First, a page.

through acid-base reactions with an indicator
To analyze the benefits of innate and acquired immunity when
confronted with viruses
Determine the effects of vaccines on the population
Determine how different number of disease carriers can change the
total amount of new infections in the populations

Materials
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4 Well Plates - 6 x 4
HCl Solution - 1M
Phenolphthalein - 0.5%
Concentration
Adhesive Tape

Splash Goggles
Protective Gloves
NaOH Solution - 1M
4 Pipettes
Deionized Water

Safety Precautions
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Hydrochloric Acid (HCl) can cause eye damage and skin burns if it comes in
contact. It may also be harmful if ingested due to its toxicity. Sodium hydroxide
(NaOH) is a skin irritant and should be treated with care. Phenolphthalein is
suspected of inducing genetic defects or causing infertility. It can also be
flammable and contains alcohol. It is important to wear goggles during this
laboratory experiment. Wear gloves to prevent all skin damage from splash with an
apron to protect clothes. Wash hands with soap after the laboratory and dispose of
solutions carefully and properly.

Procedure
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1. Begin the experiment by diluting the HCl and NaOH solutions with
deionized water until the 2M solutions are approximately 0.2M.
2. Put the individual pipettes in the HCl flask and the NaOH flask and the
phenolphthalein flask
3. Place the dry well plates on a table with white paper underneath
4. Pour HCl (5 drops) into around 80 of the wells to simulate the people
who do not experience symptoms to the Zika virus
5. Then, using another pipette, put 5 drops of NaOH into each of the
remaining well plates until all 100 wells are filled
6. Using the phenolphthalein, randomly choose well plates and add 1
drop of the solution into the wells - if the color changes, mark the well as one
infected person and if the color does not change then mark the well as a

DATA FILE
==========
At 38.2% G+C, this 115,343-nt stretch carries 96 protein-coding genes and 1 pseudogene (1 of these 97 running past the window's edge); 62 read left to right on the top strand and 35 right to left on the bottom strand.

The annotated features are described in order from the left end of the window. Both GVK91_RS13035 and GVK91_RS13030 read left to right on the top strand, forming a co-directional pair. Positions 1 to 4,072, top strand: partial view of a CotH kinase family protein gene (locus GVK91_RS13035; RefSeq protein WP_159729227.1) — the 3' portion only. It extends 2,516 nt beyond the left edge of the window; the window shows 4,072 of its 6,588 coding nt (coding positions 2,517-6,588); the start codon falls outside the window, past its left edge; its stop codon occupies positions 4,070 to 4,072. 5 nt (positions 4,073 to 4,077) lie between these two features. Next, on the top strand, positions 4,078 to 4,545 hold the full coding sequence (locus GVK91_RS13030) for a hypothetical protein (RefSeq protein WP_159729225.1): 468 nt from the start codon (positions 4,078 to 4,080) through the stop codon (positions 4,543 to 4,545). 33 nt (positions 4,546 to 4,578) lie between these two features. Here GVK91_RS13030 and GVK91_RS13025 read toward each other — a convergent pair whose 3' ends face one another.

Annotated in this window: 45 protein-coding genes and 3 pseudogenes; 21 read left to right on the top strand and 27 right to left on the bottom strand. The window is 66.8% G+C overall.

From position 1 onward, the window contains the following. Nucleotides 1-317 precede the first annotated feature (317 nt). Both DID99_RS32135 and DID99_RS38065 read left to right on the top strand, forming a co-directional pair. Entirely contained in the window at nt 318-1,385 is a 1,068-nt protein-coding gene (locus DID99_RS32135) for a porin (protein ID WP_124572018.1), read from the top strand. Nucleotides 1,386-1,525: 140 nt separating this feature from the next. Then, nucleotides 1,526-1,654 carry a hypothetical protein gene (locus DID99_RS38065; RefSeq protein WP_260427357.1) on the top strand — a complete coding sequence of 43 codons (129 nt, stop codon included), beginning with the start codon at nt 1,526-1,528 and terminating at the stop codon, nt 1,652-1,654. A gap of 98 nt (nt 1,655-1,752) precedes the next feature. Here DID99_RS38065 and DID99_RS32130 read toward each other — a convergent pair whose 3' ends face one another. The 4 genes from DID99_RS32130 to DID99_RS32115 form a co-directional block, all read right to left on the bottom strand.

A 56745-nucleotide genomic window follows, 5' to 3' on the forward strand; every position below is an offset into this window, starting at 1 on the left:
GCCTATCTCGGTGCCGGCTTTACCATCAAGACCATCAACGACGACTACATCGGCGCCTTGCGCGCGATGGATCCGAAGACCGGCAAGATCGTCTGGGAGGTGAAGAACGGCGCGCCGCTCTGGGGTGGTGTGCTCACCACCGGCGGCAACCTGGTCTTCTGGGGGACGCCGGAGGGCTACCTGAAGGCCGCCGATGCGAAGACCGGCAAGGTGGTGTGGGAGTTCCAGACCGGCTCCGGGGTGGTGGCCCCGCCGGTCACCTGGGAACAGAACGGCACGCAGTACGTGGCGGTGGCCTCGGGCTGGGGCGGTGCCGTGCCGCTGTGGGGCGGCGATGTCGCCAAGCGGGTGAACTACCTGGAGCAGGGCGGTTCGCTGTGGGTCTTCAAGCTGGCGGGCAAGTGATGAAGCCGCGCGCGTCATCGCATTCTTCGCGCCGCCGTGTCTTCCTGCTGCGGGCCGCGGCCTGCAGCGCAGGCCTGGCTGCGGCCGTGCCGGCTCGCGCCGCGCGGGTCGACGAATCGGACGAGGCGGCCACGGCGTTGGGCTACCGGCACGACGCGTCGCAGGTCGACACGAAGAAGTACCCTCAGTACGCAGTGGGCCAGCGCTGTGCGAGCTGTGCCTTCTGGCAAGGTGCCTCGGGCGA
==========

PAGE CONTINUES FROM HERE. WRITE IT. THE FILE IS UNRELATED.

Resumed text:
healthy person
a. The well will turn pink if the solution inside is NaOH
b. The well will be clear if the solution inside is HCl
7. Repeat this for the remaining trials
a. Infect the population 20 times with the phenolphthalein
b. Infect the population 50 times with the phenolphthalein
c. Infect the population 100 times with the phenolphthalein
8. Count the total number of infected people for each trial
9. Choose one of the mystery vaccines, A or B, and choose one of the
pink infected individuals to vaccinate
a. The vaccine has a 50% success rate where the HCl will
make the solution clear and save the infected individual
b. The other vaccine is water and will not change the color of
the well indicating the individual is still infected
10.Then count the total number of infected after the population has been
vaccinated

Data
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Number of Individuals
Bitten

Number of Individuals
who Contracted Disease

Number of Individuals
who had Natural
Immunity

20
50
100

Number of Individuals who Chose


Vaccine A

Number of Individuals Cured After


Vaccine Treatment

Number of Individuals who Chose


Vaccine B

Number of Individuals for Whom the


Vaccine had No Effect Upon

Number of Individuals Bitten vs. Number of Infections

Number of Individuals Bitten vs. Number of Individuals Cured with


Vaccine